Why would people confess to crimes they didn't commit?

Prisoner advocacy group The Innocence Project has used DNA to overturn the wrongful convictions of 266 people since 1989. In twenty-five percent of those cases, the DNA exoneration was an extreme surprise - not because the people had been convicted, but because they had confessed. Why would anyone do that if they were innocent?

Certainly people confess under torture, or if they are mentally incapable of understanding the situation. But sometimes mentally capable suspects who were not physically mistreated still confess to crimes they didn't commit. Because it doesn't make rational sense of them to lie about their guilt, their behavior lends weight to their confessions and makes it harder for them to prove their innocence later. Now Iowa State University researchers are trying to understand what causes these false admissions of guilt.

Photo by Glenn R. McGloughlin/Shutterstock

They conducted a set of experiments in which they asked people about their past behaviors. The questions covered behavior that was criminal and behavior that was merely unethical. The answers to the sets of questions carried consequences, both immediate and distant. In the first experiment, some answers would result in the subject being taken to a room and asked a long series of repetitive questions. Some would involve meeting with a police officer in a few weeks. As little as most people would like to talk to the cops about their criminal behavior, the answers were skewed to avoid the short-term consequences.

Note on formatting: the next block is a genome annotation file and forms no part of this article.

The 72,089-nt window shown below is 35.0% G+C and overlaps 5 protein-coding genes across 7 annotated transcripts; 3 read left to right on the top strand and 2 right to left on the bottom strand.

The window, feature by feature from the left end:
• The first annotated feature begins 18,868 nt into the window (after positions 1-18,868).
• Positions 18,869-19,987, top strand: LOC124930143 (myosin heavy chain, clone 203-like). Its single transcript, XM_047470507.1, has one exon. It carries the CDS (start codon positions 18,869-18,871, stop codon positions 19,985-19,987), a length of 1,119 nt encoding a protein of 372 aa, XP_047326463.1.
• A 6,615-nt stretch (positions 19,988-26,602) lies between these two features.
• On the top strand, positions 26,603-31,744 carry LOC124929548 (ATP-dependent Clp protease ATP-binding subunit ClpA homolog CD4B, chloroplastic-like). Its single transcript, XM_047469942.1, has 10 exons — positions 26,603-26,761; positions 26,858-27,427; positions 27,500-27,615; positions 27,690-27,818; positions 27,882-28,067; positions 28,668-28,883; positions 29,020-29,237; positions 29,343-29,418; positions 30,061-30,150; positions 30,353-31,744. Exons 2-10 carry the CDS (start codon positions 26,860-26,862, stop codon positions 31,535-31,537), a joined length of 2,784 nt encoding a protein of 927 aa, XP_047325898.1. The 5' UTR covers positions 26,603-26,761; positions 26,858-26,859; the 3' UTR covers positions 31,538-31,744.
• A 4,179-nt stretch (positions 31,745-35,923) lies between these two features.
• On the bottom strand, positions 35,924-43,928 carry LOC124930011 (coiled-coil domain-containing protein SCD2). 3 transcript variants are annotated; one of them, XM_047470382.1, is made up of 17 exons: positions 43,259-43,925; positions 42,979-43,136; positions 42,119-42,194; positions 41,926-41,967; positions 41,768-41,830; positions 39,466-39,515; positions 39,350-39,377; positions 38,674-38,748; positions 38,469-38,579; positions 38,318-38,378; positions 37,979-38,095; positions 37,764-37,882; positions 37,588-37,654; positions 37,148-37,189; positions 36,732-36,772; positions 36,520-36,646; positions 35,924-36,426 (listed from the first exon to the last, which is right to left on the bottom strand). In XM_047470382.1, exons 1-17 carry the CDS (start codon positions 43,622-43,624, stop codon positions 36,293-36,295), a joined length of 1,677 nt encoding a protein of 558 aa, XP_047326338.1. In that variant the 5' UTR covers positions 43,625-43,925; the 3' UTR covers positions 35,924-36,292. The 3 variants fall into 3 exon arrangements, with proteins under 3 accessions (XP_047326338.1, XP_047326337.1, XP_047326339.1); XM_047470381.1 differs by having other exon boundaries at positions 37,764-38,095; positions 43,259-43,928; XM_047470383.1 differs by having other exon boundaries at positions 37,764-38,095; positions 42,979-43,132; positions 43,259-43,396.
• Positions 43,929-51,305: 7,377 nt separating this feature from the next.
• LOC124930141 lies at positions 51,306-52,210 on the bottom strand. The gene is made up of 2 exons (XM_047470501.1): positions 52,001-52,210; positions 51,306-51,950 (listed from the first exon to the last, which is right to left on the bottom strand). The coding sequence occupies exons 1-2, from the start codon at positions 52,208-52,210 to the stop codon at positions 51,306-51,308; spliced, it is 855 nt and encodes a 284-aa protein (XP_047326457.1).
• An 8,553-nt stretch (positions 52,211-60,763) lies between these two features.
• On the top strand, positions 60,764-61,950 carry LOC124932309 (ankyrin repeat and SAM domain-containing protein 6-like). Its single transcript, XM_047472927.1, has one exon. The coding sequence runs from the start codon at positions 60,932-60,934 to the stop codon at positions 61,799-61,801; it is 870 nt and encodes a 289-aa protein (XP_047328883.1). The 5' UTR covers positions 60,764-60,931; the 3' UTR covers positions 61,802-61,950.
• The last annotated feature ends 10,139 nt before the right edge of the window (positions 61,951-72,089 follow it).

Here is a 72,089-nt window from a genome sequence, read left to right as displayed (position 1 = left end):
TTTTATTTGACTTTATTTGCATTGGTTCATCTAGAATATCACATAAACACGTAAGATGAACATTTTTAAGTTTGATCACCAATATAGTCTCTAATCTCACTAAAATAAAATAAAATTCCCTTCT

In the second experiment - with a new set of people - the chronology of the consequences was reversed. Meet with the cops now, or come back in a few weeks to answer a long set of questions. The participants chose answers that meant they would have to come back in a few weeks and answer a tedious list of questions about an uncomfortable subject, as long as they could get out of meeting with the police officer in the next few minutes.

It's not surprising that people choose short-term gains over long-term safety, but this is not as simple as choosing to get to work on time rather than have a good breakfast. People, asked the same questions, chose to confess to illegal or immoral things in order to get out of a short-term situation. It's possible that many of the subjects had no intention of returning for a long set of questions, but would have found it difficult to slip out of the immediate situation. Even if the interview subjects had no intention of returning, the study may still reflect the outlook of a person being questioned. Interrogation is frightening. Confessing to something so they can go free immediately may sound better than toughing it out - especially if the suspect believes that they will ultimately be exonerated in a trial. After all, how could they not be exonerated? They're innocent.

Via Iowa State University.